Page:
Change is the law of life. And those who look only to the past or present are certain to miss the future.
-John F. Kennedy
Change isn’t a favorite activity among us humans. It’s just not something that we tend to embrace. Change means risk. It means doing something new and different – which brings discomfort. And it doesn’t seem to matter that we’ve actively been engaged in change since birth (changing heights, weights, grades, schools, jobs, etc., etc.) – we still don’t like it.
So we resist, avoid, and in some cases, we’ve gone so far to sabotage change efforts. If you’ve ever been on a team where you’re trying to implement something new – then you know exactly what I’m talking about. Humans don’t like change.
But if life has taught us anything – especially in 2020 – it is that change is inevitable. And if our businesses are to survive and succeed, we need to continue to optimize what we’re doing across our organizations.
The greatest danger in times of turbulence is not the turbulence; it is to act with yesterday’s logic.
The Need for Change
For organizations to thrive in today’s dynamics, much less succeed, they must review all aspects of their businesses to see where optimizations can be made. One of the most impactful areas to address is in looking at how things are done.
We’ve all seen examples of things being done a certain way because “that’s how it’s always been done.” You can apply new technologies, better tools, and highly skilled resources – but if the process is broken or has aged out of effectiveness, the outcomes will stagnate – or worse, they’ll decline.
Taking on Process Improvement
Process Improvement begins with understanding what is happening now. Once that understanding is complete, it is viewed with the perspective of today’s environment/requirements/productivity needs/goals for the future. Then the process is updated (or overhauled), implemented, reviewed, and adjusted.
Two critical factors are necessary for every step of the effort – data and acceptance. Data, once captured, is what it is. When collected in a timely, accurate manner, it stands on its own. Tools like mobilePLUS ensure that you can obtain the data that you need – and trust the validity of the results.
Acceptance is the bigger issue. Changes surrounding process improvement get us back to our default of discomfort and resistance. This makes sense as there are risks inherent to change in processes and protocols. The most common are:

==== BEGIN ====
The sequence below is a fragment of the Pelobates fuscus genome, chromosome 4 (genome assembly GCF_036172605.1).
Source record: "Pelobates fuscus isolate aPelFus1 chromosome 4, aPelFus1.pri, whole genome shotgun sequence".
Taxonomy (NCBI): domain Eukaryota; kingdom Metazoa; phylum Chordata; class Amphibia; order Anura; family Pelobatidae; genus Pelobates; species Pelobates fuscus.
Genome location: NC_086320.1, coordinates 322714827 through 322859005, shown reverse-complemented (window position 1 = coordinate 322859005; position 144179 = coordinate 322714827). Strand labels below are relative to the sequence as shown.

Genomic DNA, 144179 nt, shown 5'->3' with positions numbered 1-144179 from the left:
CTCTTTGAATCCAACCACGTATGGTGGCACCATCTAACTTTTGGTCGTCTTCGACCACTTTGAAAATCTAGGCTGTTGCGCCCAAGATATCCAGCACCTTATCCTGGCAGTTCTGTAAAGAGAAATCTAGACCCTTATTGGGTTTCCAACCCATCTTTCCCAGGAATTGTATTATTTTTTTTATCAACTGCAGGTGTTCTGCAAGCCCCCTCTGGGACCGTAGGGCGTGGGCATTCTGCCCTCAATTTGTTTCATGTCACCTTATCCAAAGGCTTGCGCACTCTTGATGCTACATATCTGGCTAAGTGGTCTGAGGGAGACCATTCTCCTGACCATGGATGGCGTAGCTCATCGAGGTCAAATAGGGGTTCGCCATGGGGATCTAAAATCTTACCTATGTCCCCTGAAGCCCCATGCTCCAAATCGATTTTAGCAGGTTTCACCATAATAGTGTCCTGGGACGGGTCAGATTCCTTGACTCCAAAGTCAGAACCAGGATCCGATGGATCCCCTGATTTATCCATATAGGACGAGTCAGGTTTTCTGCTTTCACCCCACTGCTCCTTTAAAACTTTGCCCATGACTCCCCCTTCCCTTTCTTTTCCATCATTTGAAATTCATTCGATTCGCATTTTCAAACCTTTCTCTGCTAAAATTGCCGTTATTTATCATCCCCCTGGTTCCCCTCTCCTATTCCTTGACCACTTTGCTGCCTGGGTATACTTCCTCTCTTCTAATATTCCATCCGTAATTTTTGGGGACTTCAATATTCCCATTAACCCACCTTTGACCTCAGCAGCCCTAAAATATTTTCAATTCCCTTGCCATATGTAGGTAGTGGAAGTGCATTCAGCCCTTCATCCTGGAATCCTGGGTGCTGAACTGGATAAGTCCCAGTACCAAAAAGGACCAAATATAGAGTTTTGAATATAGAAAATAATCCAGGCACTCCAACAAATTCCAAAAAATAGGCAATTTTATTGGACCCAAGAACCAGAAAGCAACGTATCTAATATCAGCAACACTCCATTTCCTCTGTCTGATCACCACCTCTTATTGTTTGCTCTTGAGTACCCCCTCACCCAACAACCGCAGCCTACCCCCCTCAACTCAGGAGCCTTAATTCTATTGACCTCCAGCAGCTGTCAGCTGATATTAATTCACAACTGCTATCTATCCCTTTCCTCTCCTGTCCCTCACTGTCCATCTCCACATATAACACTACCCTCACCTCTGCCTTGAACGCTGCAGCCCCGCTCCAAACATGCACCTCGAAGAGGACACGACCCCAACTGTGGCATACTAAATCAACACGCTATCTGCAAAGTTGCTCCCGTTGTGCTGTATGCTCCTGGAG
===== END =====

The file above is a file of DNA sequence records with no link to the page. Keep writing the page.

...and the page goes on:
- It won’t work
- I won’t be able to keep up
- It will uncover my past mistakes & indiscretions
Of course, there is a more significant risk to our organizations as a whole if we don’t continue to change. But that thought may not (immediately) cross the minds of your team as they are being asked to change.
If you don’t like change, you will like irrelevance even less.
-General Eric Shinseki
The Critical Role of Amnesty in Success
There are several ways to get your team on board and address their fears surrounding risks (perceived or otherwise). You can make them part of the process improvement project effort. Having skin in the game helps bring ownership to the results.
Implementing solid training, including ensuring an understanding of why something is being done – not just how to do it – will help diminish some of the fear of the unknown.
But one of the most effective tools that I’ve seen is providing Amnesty. When you start digging into the existing state of things, you might be surprised by what you find (or don’t find in the case of your fixed assets).
Fresh and accurate data often uncovers discrepancies between what has been reported and what is reality. That gap may not have been intentional – it may just have evolved from broken processes, insufficient time to gather information or unrealistic expectations of what could be done.
The key to a successful process improvement implementation is to ensure that the people that you need to execute the process have their fears addressed so that their resistance is lessened. So give them some room to get on board:
- Give them room to fail – it may take a little time to adjust to the new process
- Give them room to learn – it may take a little time to get up to speed – especially if there are new systems and tools involved
- Give them a clean slate to start fresh – taking away the threat of punishment for yesterday can go a long way to get everyone looking forward and focusing on the here and now
Process improvement is one of the best investments an organization can make to ensure that they move and flourish with changing times. Removing impediments to executing that change, and providing an environment to embrace it will take you a long way to getting the most out of your improvements.
Just always remember…
Change is inevitable–except from a vending machine.
-Robert C. Gallagher